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Coontail - Ceratophyllum demersum
Family: Ceratophyllaceae

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TPIUC

Description

Coontail is a perennial plant growing beneath the water surface. Plants produce only one branch per node. They lack roots but branches are sometimes modified as "rhizoids" giving the plants a rooted appearance. The leaves are sessile, whorled, ca. 3 cm long, 5 or more at a node, rigid and often brittle. The leaves are 1-2 (sometimes 3) times forked into 2-4 filiform or linear segments. Minute teeth occur along 1 margin of each ultimate segment. The flowers are unisexual, very small, solitary in the axil of a leaf of a given whorl, each subtended by an 8-10 parted, 1-2-mm-long involucre. Sepals and petals are absent. The fruit is one-seeded with a spiny base.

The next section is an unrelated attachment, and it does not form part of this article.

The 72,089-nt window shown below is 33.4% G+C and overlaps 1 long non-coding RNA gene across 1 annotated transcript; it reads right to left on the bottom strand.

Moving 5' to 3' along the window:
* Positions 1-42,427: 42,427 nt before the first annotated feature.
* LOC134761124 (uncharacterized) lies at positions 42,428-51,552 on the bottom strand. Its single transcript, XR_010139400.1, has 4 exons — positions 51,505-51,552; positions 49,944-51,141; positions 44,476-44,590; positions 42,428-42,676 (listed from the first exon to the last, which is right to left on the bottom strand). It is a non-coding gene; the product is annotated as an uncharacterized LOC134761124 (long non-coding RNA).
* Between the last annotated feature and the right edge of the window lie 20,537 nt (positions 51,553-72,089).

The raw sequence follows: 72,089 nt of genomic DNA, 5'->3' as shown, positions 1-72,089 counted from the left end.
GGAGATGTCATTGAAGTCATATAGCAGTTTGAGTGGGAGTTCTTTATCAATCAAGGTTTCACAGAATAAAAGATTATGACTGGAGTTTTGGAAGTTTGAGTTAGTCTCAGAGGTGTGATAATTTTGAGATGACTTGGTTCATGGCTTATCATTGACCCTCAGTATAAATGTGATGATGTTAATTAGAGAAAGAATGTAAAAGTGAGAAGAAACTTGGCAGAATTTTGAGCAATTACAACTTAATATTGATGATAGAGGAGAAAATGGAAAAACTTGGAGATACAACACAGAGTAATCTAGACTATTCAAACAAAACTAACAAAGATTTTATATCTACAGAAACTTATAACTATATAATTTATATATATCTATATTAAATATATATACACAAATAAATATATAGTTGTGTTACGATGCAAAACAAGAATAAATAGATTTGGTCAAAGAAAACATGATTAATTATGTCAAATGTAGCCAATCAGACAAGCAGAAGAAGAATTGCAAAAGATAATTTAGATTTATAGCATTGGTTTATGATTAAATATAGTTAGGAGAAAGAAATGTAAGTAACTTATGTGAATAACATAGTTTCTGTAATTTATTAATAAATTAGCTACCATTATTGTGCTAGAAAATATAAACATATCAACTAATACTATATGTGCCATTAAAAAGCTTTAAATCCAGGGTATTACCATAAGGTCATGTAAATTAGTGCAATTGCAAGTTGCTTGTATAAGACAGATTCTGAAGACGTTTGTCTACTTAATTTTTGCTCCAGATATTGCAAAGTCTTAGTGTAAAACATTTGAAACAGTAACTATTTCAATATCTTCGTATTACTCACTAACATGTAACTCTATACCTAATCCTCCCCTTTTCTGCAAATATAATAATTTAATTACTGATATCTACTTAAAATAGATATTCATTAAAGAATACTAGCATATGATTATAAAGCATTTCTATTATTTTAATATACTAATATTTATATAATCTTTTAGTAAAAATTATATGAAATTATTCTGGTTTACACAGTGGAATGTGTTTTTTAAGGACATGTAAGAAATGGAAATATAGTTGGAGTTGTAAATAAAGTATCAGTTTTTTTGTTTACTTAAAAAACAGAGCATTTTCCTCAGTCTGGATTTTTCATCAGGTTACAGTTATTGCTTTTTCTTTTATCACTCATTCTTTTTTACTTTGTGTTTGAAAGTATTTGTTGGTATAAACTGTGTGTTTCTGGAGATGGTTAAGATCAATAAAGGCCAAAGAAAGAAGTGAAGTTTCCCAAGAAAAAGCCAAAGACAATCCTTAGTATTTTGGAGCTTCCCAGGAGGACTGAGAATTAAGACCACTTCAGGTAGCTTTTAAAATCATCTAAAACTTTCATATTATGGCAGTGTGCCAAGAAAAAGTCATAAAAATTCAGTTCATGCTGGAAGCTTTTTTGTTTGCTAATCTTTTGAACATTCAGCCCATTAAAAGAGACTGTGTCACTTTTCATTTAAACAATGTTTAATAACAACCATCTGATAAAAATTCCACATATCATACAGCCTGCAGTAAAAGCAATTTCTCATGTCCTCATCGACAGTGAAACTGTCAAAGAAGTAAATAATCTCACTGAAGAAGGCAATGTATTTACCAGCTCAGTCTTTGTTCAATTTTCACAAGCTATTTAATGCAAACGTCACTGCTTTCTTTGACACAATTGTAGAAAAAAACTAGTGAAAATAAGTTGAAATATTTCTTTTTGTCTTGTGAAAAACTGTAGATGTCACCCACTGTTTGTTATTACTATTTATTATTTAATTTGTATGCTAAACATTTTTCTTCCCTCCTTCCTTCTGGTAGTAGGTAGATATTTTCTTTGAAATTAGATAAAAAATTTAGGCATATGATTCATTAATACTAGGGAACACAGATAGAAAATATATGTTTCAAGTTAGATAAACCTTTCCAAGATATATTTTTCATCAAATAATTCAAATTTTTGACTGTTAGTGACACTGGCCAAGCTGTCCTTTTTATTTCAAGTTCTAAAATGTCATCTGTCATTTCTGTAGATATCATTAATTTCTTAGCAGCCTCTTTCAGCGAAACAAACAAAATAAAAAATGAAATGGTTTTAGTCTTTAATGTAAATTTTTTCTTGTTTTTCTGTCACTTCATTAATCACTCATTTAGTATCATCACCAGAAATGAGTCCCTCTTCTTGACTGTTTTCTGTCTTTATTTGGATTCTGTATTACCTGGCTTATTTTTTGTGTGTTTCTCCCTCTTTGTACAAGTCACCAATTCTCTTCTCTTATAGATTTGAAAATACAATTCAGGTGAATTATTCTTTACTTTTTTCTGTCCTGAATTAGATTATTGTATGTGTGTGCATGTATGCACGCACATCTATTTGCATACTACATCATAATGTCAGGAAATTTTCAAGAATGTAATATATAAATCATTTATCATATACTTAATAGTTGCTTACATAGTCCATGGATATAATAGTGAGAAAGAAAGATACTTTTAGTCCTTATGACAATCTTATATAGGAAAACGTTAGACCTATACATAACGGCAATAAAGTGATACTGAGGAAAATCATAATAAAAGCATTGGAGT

Interesting facts

Coontail grows in rivers, streams, lakes, lagoons and irrigation ditches throughout temperate North America. It is tolerant to fluctuating water levels and high turbidity. Stems break easily and pieces continue to grow separately. The fruits are probably dispersed by animals and by water.

Large populations restrict navigation and recreational water use. C. demersum has the ability to grow in areas unsuitable for other aquatic species. These plants are sometimes the dominantones in a given habitat, crowding out other species.

Links to more information

US Army Corp Noxious Plant Database


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Website, video, and graphics by Rob Nelson
For more information on this plant or management please contact US Army Corp of Engineers

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